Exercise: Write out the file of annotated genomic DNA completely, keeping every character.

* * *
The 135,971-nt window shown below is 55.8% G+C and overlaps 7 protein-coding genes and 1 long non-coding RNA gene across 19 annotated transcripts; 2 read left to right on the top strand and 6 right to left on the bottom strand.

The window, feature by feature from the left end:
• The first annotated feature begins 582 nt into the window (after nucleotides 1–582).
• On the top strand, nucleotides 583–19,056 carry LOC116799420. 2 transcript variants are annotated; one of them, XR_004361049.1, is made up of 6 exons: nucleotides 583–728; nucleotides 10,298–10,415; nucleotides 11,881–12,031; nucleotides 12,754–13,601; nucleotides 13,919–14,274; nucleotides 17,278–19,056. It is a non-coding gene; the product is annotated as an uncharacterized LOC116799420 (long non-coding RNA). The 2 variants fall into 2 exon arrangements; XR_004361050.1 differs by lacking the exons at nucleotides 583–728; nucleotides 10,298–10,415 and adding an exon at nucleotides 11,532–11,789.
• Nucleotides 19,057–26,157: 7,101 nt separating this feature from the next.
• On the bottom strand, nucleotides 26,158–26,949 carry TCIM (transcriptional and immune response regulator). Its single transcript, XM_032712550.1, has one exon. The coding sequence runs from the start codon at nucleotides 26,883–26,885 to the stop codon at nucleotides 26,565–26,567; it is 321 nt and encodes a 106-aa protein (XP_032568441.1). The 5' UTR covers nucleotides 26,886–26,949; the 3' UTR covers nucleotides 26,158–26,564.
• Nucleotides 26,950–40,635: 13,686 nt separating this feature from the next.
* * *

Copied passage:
The 135,971-nt window shown below is 55.8% G+C and overlaps 7 protein-coding genes and 1 long non-coding RNA gene across 19 annotated transcripts; 2 read left to right on the top strand and 6 right to left on the bottom strand.

The window, feature by feature from the left end:
• The first annotated feature begins 582 nt into the window (after nucleotides 1–582).
• On the top strand, nucleotides 583–19,056 carry LOC116799420. 2 transcript variants are annotated; one of them, XR_004361049.1, is made up of 6 exons: nucleotides 583–728; nucleotides 10,298–10,415; nucleotides 11,881–12,031; nucleotides 12,754–13,601; nucleotides 13,919–14,274; nucleotides 17,278–19,056. It is a non-coding gene; the product is annotated as an uncharacterized LOC116799420 (long non-coding RNA). The 2 variants fall into 2 exon arrangements; XR_004361050.1 differs by lacking the exons at nucleotides 583–728; nucleotides 10,298–10,415 and adding an exon at nucleotides 11,532–11,789.
• Nucleotides 19,057–26,157: 7,101 nt separating this feature from the next.
• On the bottom strand, nucleotides 26,158–26,949 carry TCIM (transcriptional and immune response regulator). Its single transcript, XM_032712550.1, has one exon. The coding sequence runs from the start codon at nucleotides 26,883–26,885 to the stop codon at nucleotides 26,565–26,567; it is 321 nt and encodes a 106-aa protein (XP_032568441.1). The 5' UTR covers nucleotides 26,886–26,949; the 3' UTR covers nucleotides 26,158–26,564.
• Nucleotides 26,950–40,635: 13,686 nt separating this feature from the next.